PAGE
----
“I don’t like the word ‘balance.’ To me, that somehow conjures up conflict between work and family… as long as we think of these things as conflicting, we will never have happiness. True happiness comes from integration… of work, family, self, community.” Padmasree Warrior
Balance is necessary in so many places, isn’t it? I’ve been striving for balance for as long as I can remember. If I can balance my love of coffee with the wise choice of water and balance the starches and greens on my plate, my body will thank me with better health. To not fall off of the beam you have to have good balance, and when you learn to ride a bike you fall right over until you develop your balance. In my book, balance must be the key to a happy life, and I’ve been working toward that goal for a long time. That thinking was challenged when I shared with a friend who countered me quickly with this thought: The key to a happy, loving life is in integrating, not balancing. Sitting with that challenge for a few months, I have begun to see the good of choosing integration over balance, and it would seem Padmasree Warrior, “the queen of the electric car biz”, has found that same truth. Do you want the true happiness of which she speaks? I do!
Here’s the reason balance in life isn’t as practical as we might think it sounds: A balance (scale) has two arms with trays attached. I put some berries in one tray and it plunges to the ground, so I put some berries on the other tray to bring balance. If I want to maintain that balance, I have to leave the berries sitting there and never remove them. The fruit will begin to rot. Which is more important, to maintain balance or to enjoy the fruit by bringing it into my life through a smoothie or a bowl of ice cream with berries on top? Balance is good and is so often what we seek in life, but life doesn’t sit still once things are balanced.
Susan Sobbott, President, Global Commercial Payments at American Express, talks about a third option in the work place. The first and second options being the choice of career and the choice of family as the winner of attention in an employee’s life. Sobbott has always included her family in her work events so her children would see that she is more than a mom and her employees would see she is more than her job. Integrating work and life is how she has been able to help employees keep their jobs and not lose their families. It has worked, and it seems to me that the belief that work and life should be two separate things is finally being replaced to allow for the reality that we are not as compartmentalized as we’d like to think or as others want to demand we be.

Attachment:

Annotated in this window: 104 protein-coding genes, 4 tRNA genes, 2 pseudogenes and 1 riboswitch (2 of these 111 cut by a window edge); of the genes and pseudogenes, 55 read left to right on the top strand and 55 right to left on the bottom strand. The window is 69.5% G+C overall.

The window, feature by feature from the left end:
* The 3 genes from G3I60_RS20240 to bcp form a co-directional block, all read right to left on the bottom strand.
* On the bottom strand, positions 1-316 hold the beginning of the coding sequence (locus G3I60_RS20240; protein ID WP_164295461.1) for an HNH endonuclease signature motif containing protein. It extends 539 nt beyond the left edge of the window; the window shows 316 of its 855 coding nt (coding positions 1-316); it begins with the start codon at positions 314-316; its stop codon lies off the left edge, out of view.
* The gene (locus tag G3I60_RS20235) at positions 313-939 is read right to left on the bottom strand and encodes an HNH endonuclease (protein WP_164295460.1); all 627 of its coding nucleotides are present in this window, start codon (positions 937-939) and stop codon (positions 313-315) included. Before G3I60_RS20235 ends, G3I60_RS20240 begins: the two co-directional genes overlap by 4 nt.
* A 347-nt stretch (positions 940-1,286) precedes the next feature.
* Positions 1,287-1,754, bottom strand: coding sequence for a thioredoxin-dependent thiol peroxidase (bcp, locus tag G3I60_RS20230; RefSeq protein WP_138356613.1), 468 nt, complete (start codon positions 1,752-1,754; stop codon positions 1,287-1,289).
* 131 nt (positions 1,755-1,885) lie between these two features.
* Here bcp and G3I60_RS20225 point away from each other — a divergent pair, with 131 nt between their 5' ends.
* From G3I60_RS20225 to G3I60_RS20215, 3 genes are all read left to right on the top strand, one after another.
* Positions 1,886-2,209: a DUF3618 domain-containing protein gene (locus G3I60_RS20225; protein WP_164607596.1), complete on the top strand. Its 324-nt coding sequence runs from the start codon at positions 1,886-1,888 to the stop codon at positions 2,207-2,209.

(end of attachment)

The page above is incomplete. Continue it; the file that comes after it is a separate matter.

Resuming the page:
I am a mom, a wife, a daughter, a sister, a cousin, a friend, a photographer, a web designer, a health-conscious being trying to learn all I can about caring for my own health and the health of our planet, a pet owner, a bird watcher, a scattered thinker, and so much more. If I take all of those things and put them into a 24-hour day, how can I balance those roles and still sleep? You know as well as I do that it’s impossible. The answer: Integrate. Integrate your food choices, your hobbies, your passions into your visits with friends or discussions at work. Bring people together instead of pushing them apart, compartmentalizing.
Segregating people doesn’t work any better than segregating parts of our lives if we hope to enjoy the journey we are traveling. Integrate the things that matter to you and you might notice that life becomes better.